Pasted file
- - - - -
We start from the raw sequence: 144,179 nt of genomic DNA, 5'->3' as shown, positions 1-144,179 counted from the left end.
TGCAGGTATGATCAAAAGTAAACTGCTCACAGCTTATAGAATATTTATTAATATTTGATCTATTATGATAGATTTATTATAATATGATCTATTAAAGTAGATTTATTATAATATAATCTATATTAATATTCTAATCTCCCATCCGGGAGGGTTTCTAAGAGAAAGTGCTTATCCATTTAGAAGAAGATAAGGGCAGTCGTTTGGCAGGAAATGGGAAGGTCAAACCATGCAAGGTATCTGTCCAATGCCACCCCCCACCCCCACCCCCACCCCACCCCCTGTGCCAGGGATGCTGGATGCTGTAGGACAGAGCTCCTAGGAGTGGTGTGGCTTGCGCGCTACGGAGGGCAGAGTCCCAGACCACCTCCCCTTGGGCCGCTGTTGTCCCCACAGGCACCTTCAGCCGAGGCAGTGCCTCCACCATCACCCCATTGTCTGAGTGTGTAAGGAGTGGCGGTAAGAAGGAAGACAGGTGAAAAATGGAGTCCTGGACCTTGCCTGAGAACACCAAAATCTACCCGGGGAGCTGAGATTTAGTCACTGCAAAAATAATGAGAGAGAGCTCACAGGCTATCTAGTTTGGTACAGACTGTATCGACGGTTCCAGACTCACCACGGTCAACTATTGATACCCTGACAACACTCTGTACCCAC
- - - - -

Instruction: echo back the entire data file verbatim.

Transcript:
We start from the raw sequence: 144,179 nt of genomic DNA, 5'->3' as shown, positions 1-144,179 counted from the left end.
TGCAGGTATGATCAAAAGTAAACTGCTCACAGCTTATAGAATATTTATTAATATTTGATCTATTATGATAGATTTATTATAATATGATCTATTAAAGTAGATTTATTATAATATAATCTATATTAATATTCTAATCTCCCATCCGGGAGGGTTTCTAAGAGAAAGTGCTTATCCATTTAGAAGAAGATAAGGGCAGTCGTTTGGCAGGAAATGGGAAGGTCAAACCATGCAAGGTATCTGTCCAATGCCACCCCCCACCCCCACCCCCACCCCACCCCCTGTGCCAGGGATGCTGGATGCTGTAGGACAGAGCTCCTAGGAGTGGTGTGGCTTGCGCGCTACGGAGGGCAGAGTCCCAGACCACCTCCCCTTGGGCCGCTGTTGTCCCCACAGGCACCTTCAGCCGAGGCAGTGCCTCCACCATCACCCCATTGTCTGAGTGTGTAAGGAGTGGCGGTAAGAAGGAAGACAGGTGAAAAATGGAGTCCTGGACCTTGCCTGAGAACACCAAAATCTACCCGGGGAGCTGAGATTTAGTCACTGCAAAAATAATGAGAGAGAGCTCACAGGCTATCTAGTTTGGTACAGACTGTATCGACGGTTCCAGACTCACCACGGTCAACTATTGATACCCTGACAACACTCTGTACCCAC